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A year and a half after California started forcing some big polluters to pay for pumping greenhouse gases into the atmosphere, households in the Golden State are about to start cashing in on the program.

The state’s cap-and-trade program has raised nearly $1.7 billion so far. About 40 percent of proceeds are earmarked to be spent on clean energy initiatives, while the rest will be distributed to small utility customers through various programs, helping offset any increase in electricity prices. Residential customers of the state’s investor-owned utilities, which together serve more than two-thirds of the state’s electricity, will receive the first California Climate Credits on this month’s electricity bills, reducing the amount due by roughly $30 to $40. The next residential credits will be paid out in October. Small business customers will receive them monthly.

California Public Utilities Commission President Michael Peevey said the credits will give “millions of Californians a stake in the fight for clean air and a healthy environment.” He suggested electricity customers reinvest the money in efficient lightbulbs, smart thermostats, and other energy-saving measures to further reduce costs and to join the fight against climate change.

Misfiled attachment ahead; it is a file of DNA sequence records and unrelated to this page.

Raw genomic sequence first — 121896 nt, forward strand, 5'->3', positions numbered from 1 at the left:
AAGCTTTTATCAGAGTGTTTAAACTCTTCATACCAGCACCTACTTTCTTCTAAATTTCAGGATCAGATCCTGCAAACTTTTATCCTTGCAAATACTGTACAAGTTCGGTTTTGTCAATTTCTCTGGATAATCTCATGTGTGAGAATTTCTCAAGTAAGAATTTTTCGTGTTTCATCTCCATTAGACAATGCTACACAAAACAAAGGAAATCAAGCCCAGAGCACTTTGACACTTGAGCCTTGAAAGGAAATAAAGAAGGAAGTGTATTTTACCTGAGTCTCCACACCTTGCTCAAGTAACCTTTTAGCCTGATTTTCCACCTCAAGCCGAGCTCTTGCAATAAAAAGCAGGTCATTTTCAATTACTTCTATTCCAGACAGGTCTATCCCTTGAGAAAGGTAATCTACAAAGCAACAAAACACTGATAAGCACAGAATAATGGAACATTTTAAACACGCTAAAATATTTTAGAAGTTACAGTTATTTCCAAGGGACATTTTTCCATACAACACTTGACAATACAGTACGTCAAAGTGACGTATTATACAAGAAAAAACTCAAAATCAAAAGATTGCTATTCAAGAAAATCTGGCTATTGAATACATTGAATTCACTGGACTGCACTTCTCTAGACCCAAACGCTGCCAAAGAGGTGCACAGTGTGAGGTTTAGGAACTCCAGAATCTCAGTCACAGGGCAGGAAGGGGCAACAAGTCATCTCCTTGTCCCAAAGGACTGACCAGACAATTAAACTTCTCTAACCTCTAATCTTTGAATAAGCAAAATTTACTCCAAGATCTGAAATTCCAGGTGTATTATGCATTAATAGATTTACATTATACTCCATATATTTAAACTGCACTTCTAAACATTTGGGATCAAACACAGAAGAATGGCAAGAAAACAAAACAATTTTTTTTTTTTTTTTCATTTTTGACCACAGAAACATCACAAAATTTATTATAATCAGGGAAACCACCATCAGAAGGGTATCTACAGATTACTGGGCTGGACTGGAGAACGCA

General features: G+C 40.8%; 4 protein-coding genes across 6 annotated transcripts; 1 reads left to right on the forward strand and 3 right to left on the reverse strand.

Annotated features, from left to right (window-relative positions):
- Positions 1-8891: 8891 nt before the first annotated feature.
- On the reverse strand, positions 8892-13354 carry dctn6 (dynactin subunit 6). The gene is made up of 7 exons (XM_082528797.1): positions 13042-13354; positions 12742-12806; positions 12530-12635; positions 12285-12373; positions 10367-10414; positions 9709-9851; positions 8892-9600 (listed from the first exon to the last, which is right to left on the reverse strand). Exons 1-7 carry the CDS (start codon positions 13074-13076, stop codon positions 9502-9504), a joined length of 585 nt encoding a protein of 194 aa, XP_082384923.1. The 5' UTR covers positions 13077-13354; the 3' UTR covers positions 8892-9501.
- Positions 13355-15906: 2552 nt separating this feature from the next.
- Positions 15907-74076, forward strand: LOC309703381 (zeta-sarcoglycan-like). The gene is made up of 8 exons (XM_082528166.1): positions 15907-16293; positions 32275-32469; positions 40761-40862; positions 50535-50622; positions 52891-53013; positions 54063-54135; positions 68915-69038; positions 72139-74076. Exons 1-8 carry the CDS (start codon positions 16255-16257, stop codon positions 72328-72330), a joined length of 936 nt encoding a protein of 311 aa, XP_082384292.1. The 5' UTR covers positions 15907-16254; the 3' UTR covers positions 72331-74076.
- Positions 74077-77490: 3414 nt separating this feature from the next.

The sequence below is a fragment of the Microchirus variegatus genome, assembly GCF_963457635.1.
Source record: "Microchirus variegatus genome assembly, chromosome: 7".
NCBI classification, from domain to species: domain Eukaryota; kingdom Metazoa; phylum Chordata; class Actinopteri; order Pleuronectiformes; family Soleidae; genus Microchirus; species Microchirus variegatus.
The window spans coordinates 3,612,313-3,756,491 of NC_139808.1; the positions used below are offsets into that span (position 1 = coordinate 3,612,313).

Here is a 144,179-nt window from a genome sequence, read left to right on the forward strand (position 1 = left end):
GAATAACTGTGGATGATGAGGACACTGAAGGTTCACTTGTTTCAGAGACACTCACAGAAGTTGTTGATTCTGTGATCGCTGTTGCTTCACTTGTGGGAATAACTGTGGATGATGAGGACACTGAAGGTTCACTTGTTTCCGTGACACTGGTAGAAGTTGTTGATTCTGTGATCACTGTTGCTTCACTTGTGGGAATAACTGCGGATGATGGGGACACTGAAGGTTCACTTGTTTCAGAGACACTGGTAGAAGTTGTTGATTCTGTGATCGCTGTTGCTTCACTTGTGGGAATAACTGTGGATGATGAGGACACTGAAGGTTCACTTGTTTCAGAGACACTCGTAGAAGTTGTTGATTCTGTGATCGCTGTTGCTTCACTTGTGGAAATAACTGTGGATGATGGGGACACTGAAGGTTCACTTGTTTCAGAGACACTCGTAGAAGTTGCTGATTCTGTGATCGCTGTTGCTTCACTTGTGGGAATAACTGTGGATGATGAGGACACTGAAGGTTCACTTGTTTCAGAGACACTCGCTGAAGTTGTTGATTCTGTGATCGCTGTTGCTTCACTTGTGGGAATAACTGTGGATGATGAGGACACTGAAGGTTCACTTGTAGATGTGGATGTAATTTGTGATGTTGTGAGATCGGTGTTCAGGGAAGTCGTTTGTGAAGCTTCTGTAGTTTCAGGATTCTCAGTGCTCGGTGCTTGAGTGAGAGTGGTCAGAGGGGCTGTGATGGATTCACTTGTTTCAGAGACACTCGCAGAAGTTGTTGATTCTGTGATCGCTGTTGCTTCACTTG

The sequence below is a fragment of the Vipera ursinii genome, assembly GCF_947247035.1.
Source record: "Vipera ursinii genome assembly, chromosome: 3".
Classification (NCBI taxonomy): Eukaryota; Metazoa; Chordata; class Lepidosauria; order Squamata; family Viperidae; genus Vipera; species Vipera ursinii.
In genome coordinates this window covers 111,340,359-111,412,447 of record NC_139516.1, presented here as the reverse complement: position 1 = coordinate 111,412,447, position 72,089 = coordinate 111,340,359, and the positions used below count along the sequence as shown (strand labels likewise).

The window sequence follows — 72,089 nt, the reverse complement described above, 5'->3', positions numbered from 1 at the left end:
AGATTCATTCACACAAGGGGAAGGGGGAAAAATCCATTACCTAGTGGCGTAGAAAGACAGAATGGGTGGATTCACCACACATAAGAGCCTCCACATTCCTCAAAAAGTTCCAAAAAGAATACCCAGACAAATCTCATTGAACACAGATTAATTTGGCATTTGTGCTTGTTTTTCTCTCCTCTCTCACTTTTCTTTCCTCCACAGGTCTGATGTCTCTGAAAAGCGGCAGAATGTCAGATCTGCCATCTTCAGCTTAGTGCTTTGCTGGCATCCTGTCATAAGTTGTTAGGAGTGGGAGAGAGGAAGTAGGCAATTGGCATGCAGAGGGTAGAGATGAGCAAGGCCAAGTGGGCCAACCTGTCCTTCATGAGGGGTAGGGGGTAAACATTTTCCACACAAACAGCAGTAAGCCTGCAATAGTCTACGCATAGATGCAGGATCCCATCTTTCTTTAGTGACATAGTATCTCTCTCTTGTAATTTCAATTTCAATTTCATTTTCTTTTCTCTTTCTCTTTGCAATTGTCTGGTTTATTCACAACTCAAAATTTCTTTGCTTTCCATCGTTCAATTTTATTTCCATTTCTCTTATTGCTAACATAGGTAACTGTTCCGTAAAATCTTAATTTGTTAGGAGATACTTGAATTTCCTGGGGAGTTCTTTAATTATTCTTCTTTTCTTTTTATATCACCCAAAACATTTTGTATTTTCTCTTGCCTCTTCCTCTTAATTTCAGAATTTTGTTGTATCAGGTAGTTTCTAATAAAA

The state’s motorists could end up seeing the minor cash infusion whittled away next year, when transportation fuels start to be included in the carbon-trading program. That could drive up the price of gas by about 12 cents a gallon.

Oil giant Chevron, which operates a huge, dirty, explosion-prone refinery in the poor Californian city of Richmond, is crying foul. Despite the company’s long-running efforts to overcome neighborhood opposition and secure permits needed to upgrade its Richmond refinery, a company exec recently claimed that the cap-and-trade program could force its closure. We call bullshit on that. But if it does happen, good bloody riddance, and don’t forget to take your filthy propaganda rag with you.